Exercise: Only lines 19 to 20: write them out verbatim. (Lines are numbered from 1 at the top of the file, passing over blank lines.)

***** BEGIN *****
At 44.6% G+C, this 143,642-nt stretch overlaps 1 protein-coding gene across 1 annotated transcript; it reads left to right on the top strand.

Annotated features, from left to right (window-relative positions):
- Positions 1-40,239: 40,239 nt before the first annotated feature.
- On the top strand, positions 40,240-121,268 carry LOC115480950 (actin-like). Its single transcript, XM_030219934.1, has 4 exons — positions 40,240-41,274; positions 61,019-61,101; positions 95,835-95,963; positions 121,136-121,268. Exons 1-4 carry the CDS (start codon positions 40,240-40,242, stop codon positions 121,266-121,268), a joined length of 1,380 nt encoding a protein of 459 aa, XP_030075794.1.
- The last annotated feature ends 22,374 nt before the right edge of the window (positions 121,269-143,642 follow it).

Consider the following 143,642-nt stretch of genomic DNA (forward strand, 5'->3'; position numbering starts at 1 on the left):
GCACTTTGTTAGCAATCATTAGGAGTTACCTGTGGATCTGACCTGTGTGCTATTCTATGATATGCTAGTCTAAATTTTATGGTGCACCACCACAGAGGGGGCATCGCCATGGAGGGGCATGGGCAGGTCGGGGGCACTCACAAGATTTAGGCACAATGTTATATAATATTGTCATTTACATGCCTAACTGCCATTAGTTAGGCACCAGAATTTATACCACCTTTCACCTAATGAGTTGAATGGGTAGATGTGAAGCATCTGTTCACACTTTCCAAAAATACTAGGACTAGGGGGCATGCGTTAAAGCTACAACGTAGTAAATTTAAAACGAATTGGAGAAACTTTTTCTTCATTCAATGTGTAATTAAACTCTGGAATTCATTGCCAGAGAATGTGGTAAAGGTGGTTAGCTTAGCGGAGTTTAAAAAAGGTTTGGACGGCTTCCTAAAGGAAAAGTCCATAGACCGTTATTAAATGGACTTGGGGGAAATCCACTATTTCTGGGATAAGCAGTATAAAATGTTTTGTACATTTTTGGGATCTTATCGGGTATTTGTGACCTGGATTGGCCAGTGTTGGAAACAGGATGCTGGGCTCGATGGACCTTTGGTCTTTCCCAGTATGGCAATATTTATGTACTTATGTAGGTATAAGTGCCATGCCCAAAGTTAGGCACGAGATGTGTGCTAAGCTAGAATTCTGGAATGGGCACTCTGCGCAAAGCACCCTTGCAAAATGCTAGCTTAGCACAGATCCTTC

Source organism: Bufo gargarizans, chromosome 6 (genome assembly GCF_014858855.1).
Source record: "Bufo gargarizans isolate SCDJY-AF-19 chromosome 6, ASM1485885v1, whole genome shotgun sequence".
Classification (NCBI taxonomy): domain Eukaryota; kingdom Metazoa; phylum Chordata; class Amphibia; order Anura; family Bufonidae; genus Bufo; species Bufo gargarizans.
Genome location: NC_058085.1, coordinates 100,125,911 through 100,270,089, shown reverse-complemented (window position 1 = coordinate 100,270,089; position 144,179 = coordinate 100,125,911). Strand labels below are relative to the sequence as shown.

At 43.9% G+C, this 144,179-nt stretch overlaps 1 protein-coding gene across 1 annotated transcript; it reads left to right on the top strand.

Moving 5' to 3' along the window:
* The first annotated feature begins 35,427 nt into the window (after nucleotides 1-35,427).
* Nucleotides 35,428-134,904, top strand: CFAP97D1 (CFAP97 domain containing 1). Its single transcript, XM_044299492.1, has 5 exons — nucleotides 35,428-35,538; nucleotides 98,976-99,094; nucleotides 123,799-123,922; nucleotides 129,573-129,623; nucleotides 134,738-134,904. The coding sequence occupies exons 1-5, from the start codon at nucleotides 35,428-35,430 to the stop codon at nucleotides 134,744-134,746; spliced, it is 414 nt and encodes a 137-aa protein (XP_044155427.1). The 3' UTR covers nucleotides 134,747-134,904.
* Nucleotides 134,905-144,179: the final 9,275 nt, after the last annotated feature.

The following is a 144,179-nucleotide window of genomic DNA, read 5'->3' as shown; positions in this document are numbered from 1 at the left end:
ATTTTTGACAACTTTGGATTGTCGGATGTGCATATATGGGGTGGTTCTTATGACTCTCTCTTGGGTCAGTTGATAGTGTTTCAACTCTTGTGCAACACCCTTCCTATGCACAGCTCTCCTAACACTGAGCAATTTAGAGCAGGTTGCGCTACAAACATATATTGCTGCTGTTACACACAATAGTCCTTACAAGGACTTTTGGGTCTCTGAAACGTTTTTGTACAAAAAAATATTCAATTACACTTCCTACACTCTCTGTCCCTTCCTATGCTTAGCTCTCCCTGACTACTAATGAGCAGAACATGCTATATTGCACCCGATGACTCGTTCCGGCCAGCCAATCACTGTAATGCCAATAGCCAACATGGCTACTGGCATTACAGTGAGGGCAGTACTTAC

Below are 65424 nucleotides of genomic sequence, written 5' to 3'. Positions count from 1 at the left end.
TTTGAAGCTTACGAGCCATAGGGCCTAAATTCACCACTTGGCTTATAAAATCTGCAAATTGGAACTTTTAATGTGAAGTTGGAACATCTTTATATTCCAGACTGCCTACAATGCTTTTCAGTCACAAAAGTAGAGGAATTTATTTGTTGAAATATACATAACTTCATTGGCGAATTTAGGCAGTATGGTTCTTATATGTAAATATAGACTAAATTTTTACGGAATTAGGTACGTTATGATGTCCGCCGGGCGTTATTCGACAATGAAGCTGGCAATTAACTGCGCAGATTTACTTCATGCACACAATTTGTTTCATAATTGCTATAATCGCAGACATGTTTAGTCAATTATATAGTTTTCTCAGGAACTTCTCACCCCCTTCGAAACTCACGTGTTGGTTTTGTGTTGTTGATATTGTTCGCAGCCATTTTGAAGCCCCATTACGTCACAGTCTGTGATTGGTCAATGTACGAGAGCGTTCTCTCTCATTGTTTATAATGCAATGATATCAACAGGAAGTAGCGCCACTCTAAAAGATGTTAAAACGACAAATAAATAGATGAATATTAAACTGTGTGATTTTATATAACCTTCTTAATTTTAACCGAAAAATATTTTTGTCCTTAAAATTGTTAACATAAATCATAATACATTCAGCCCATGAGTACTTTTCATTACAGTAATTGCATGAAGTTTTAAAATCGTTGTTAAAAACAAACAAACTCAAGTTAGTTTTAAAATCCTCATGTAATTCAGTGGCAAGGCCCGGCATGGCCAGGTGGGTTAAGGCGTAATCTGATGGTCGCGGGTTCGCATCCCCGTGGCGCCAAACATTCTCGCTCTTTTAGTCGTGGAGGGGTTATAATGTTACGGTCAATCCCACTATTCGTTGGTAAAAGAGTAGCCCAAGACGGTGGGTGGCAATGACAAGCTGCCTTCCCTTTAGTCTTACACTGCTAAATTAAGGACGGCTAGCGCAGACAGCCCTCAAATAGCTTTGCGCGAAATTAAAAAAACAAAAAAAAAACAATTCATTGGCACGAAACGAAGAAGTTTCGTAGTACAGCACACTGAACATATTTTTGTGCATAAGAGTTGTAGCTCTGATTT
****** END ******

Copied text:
Below are 65424 nucleotides of genomic sequence, written 5' to 3'. Positions count from 1 at the left end.
TTTGAAGCTTACGAGCCATAGGGCCTAAATTCACCACTTGGCTTATAAAATCTGCAAATTGGAACTTTTAATGTGAAGTTGGAACATCTTTATATTCCAGACTGCCTACAATGCTTTTCAGTCACAAAAGTAGAGGAATTTATTTGTTGAAATATACATAACTTCATTGGCGAATTTAGGCAGTATGGTTCTTATATGTAAATATAGACTAAATTTTTACGGAATTAGGTACGTTATGATGTCCGCCGGGCGTTATTCGACAATGAAGCTGGCAATTAACTGCGCAGATTTACTTCATGCACACAATTTGTTTCATAATTGCTATAATCGCAGACATGTTTAGTCAATTATATAGTTTTCTCAGGAACTTCTCACCCCCTTCGAAACTCACGTGTTGGTTTTGTGTTGTTGATATTGTTCGCAGCCATTTTGAAGCCCCATTACGTCACAGTCTGTGATTGGTCAATGTACGAGAGCGTTCTCTCTCATTGTTTATAATGCAATGATATCAACAGGAAGTAGCGCCACTCTAAAAGATGTTAAAACGACAAATAAATAGATGAATATTAAACTGTGTGATTTTATATAACCTTCTTAATTTTAACCGAAAAATATTTTTGTCCTTAAAATTGTTAACATAAATCATAATACATTCAGCCCATGAGTACTTTTCATTACAGTAATTGCATGAAGTTTTAAAATCGTTGTTAAAAACAAACAAACTCAAGTTAGTTTTAAAATCCTCATGTAATTCAGTGGCAAGGCCCGGCATGGCCAGGTGGGTTAAGGCGTAATCTGATGGTCGCGGGTTCGCATCCCCGTGGCGCCAAACATTCTCGCTCTTTTAGTCGTGGAGGGGTTATAATGTTACGGTCAATCCCACTATTCGTTGGTAAAAGAGTAGCCCAAGACGGTGGGTGGCAATGACAAGCTGCCTTCCCTTTAGTCTTACACTGCTAAATTAAGGACGGCTAGCGCAGACAGCCCTCAAATAGCTTTGCGCGAAATTAAAAAAACAAAAAAAAAACAATTCATTGGCACGAAACGAAGAAGTTTCGTAGTACAGCACACTGAACATATTTTTGTGCATAAGAGTTGTAGCTCTGATTT